The solution you’ve waited to read about
The solution was simple. We had the customer disconnect the Ethernet cables from the receivers. We then added a broadband DECA to inject internet information into the coaxial network. After a quick reboot, everything just worked.
There, you see? That wouldn’t have been nearly as dramatic if I’d told you about it at the top of the article.
It worked because the old receivers recognized that Ethernet cables were connected, and disabled the internal network adapter. Once that was dealt with, the coaxial cable started carrying shared programming and everything just worked.
A little troubleshooting, if you need it
For those who are in the same boat, you may find that you need an extra step before everything works for you. You can read the whole story in this tutorial from 2014, but if you want just the facts, here they are. Sometimes it’s necessary to reset the internal network adapter in order for it to work. Usually this is done automatically when you reboot, but here’s the way to do it if you need to:
- While on live TV, press MENU, then Arrow down to “Settings and Help” then press SELECT.
- Make sure “Settings” is highlighted and press SELECT.
- Arrow down to “Whole Home” and press SELECT.
- Make sure “Connect Now” is highlighted and press SELECT.
You may also see an option to “Reset Network” instead of “Connect Now.” You can choose that option if it’s there.
Why would someone still use Ethernet in 2021?
A lot of people think Ethernet is a more reliable transport system than coax cable. (It isn’t.) Some people just see a port and think a thing should be plugged into it. Some people just get bad advice, or never update their methods when something works.
The problem with Ethernet is that it wasn’t ever designed for smooth video. It was designed for the opposite. An Ethernet connection really cares about 100% accuracy. It will check over and over again to make sure every packet is sent correctly. If it’s not, it will slow down and try again.
This is the exact opposite of what you want for video. For video you don’t care about a tiny glitch. You care that you’re getting everything smoothly, in real time. That’s how coax networks are designed to operate.
Modern streaming devices solve this problem by buffering a few seconds ahead. That’s not how things were done in 2010, and it’s still not how you want to do things if you want real-time live video. DIRECTV’s method brings you live TV a few seconds faster. If you have a live TV streaming service like AT&T TV, you can see that it runs a few seconds behind DIRECTV. Those few seconds are important to some people and it’s one of the reasons they choose satellite TV.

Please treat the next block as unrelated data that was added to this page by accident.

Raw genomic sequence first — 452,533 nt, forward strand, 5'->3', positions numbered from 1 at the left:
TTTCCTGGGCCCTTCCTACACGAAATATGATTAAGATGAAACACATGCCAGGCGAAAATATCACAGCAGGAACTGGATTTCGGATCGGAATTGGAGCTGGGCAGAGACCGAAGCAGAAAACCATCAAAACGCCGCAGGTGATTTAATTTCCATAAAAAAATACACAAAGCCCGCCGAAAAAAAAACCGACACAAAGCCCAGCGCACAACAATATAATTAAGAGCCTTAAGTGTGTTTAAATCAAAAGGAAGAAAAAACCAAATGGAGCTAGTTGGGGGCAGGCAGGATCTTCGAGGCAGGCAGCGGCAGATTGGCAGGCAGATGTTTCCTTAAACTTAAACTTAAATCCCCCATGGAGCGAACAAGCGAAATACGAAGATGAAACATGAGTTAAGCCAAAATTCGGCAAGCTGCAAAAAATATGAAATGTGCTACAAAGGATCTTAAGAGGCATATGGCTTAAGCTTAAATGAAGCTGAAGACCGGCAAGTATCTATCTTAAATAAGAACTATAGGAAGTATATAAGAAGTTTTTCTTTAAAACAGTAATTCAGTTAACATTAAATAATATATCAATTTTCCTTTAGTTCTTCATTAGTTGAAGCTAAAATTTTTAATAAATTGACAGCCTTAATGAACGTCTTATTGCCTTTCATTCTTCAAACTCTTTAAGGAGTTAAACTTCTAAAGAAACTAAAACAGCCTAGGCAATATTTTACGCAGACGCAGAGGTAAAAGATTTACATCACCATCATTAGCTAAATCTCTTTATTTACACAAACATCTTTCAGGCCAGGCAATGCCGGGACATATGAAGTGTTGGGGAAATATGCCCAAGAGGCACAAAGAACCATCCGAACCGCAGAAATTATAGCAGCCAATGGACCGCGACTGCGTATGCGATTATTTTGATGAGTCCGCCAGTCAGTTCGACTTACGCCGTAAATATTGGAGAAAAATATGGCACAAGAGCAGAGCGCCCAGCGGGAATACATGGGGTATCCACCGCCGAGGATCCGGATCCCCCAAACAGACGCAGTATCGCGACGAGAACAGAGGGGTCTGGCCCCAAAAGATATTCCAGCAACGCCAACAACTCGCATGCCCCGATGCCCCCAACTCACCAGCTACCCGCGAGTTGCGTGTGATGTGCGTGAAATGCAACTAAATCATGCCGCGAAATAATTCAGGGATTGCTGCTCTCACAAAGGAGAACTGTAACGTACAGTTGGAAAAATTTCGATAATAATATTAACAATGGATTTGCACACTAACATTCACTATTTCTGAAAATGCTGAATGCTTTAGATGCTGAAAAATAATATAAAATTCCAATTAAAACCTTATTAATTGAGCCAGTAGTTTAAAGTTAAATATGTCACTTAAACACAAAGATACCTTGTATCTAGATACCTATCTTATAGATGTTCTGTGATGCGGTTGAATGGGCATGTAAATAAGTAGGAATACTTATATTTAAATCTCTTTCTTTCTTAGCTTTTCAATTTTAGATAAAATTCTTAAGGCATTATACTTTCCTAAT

But what if you really really want Ethernet?
I started this article saying it’s all about flexibility. And Solid Signal is the home for DIYers who want everything exactly their way. DIRECTV’s SWM technology is great but it does have limitations. First of all if you run more than about 150 feet of cable on any run, it’s going to start to become less reliable, especially with shared programming. Second, there’s a limitation of 15 devices that can share programs, sometimes fewer depending on the setup.
You might be tempted to use Ethernet wiring to get past distance limitations or limitations on the number of devices that can share programs. It might even work sometimes. But, let me tell you, you’re right on the edge of what’s possible.
Since 2009, Ethernet networks have been considered “deprecated.” That means, “it’s great if they work but we’re not testing to see if they break when we fix something else.” And my friends, that’s no way to run your home theater.
In the last several years, AT&T engineers have been waging a sort of low-key battle against Ethernet. Well-meaning customers who have thought they needed to connect boxes over Ethernet have generated a large share of calls to AT&T call centers. The coax networking system is so much better in so many cases, so Ethernet traffic between receivers is blocked in more and more cases. They’ve even taken to putting rubber plugs in the Ethernet port so people don’t think of using it.
The bottom line here is yes, you can still build the DIRECTV system of your dreams. But, there are limits. There are best practices. And not using Ethernet… that’s one of them.